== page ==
Crossroads (Toward Philippine economic and social progress)
Philippine Star, 17 May 2017


Last week, the Philippine Institute for Development Studies (PIDS) launched a book, a must-read by all who are interested in serious work on economic and development policies concerning our country.

Unintended Consequences: The Folly of Uncritical Thinking is edited and compiled under the leadership of Drs. Vicente Paqueo, Aniceto Orbeta Jr. and Gilbert Llanto.

The editors are established scholars in their field who have also contributed in the writing of some of the studies. The volume has also harnessed the deep economic talents of the think tank which collaborated with social scientists associated with other Philippine institutions.

I recommend the book to those who teach economics, social studies, politics and business policies. Thoughtful followers of Philippine economic policy will find something relevant and noteworthy.

My hats off to Gilbert Llanto, president of the PIDS, in getting the volume out this year which is a significant date for the government think tank.

Each of the chapters of the book deals with a substantial topic: food security (rice production and imports); housing; small and medium enterprises; environmental issues such as overfishing and logging; topical issues such as sex education, minimum wages, endo and employment, conditional cash transfers.

The studies try to demonstrate sound research evidence and expose uncritical thinking when they occur and explain their folly.

Hard copies of the book can be ordered from PIDS, or in bookstores. The study is also available as an e-book, which can be secured from the PIDS website (http: or through the socioeconomic research portal for the Philippines.

I wrote my thoughts on the significance of the book by way of preface, which is reproduced below, from the book itself.

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All economic policy should help raise or sustain the national welfare, or it must be changed. An economic policy might address national issues or only a particular segment of the economy. But all good economic policies should be able to raise the gains in welfare of the intended beneficiaries and do no harm to the overall gains in national welfare.

The essence then of sound economic policy is the promotion of the national good, where the improvements in the condition of a few do not harm or do damage to the rest of the society. Alternatively said, good economic policies promote the national good, not only the interests and desires of the few who might propose and benefit from them.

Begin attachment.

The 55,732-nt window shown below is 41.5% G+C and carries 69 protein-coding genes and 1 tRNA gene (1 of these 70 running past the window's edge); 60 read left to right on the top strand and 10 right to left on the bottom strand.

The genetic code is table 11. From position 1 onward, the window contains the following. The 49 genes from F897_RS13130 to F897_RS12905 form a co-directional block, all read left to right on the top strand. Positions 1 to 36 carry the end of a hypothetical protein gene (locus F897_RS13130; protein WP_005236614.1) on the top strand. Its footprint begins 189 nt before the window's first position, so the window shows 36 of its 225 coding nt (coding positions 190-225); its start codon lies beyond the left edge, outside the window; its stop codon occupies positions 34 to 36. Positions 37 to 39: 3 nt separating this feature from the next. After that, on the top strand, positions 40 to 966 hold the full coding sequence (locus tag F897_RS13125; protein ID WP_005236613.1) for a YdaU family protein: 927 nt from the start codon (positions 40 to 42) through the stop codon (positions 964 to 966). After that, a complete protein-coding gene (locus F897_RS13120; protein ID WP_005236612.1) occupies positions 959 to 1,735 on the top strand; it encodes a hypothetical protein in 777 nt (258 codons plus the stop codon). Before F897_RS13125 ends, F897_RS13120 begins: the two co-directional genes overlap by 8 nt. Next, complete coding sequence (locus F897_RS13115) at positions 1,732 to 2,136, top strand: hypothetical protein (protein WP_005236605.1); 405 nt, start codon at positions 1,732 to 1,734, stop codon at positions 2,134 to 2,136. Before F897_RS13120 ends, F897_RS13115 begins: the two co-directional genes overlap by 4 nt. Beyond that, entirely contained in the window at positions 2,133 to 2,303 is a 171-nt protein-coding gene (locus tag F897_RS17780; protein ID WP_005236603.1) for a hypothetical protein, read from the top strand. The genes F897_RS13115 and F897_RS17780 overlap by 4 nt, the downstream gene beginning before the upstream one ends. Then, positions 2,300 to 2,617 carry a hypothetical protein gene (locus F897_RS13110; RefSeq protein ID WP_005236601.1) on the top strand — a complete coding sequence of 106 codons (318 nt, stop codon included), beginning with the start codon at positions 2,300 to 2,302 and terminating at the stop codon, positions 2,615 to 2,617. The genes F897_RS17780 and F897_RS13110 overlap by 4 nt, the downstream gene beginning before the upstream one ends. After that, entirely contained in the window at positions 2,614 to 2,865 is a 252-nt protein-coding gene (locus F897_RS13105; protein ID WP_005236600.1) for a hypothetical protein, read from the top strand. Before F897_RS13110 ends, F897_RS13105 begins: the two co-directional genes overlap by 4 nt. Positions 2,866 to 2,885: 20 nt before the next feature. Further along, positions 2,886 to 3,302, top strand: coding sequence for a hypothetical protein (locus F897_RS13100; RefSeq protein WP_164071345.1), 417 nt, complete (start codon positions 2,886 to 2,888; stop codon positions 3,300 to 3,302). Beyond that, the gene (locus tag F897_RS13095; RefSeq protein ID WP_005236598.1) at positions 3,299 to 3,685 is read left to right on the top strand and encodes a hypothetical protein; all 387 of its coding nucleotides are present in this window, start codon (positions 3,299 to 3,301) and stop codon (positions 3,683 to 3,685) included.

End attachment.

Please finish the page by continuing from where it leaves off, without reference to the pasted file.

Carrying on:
In this collection of case studies prepared by researchers of the Philippine Institute for Development Studies, we encounter different examples where the “good intents“ of economic policies had also led to “bad outcomes.” Bad outcomes are almost always unintended, given that economic policies are put in place to improve on pre-existing conditions. By definition, any reform of economic policy needs to correct what is bad or deficiently lacking as to require change.

A close reading of why some policies resulted in bad, unintended outcomes reveals a defect in design. A design defect could arise from the selfish myopia of reform proponents who focus mainly on seeing their own gains, neglecting or just assuming that no further effects are likely to happen. Or it may be due to a firm belief about the justness of their cause.

Yet, sometimes, bad policies are the result of poor judgments. The great John Maynard Keynes had once famously commented concerning “practical men who believe themselves to be quite exempt from any intellectual influence (who) are usually the slaves of some defunct economist.” Or it could be simply that political compromise brings in amendments to an otherwise well-intended law which spoils the outcome.

The cases span over many areas of national life. Among the topics touched on are employment and unemployment issues, direct income assistance, the growing of food, minimum wage, contractualization of labor, investment incentives and various sector and industrial policies.

Each case contributes to the understanding of why poverty and disparity in income opportunities are persistent problems in the nation.

I take this opportunity to congratulate the PIDS for its work as a major think tank for economic and social policies in the nation. When I proposed its creation in 1977, my humble hope then was that it would grow into an institution that would help the nation’s institutions in providing analysis and sound policy advice. It has done so remarkably well.

According to the 2015 Global Think Tank Report prepared by the University of Pennsylvannia, PIDS is the top social policy think tank in Southeast Asia and ranked 37th among the top 100 think tanks in the world. More than 6,600 think tanks located in 198 countries were assessed in that report.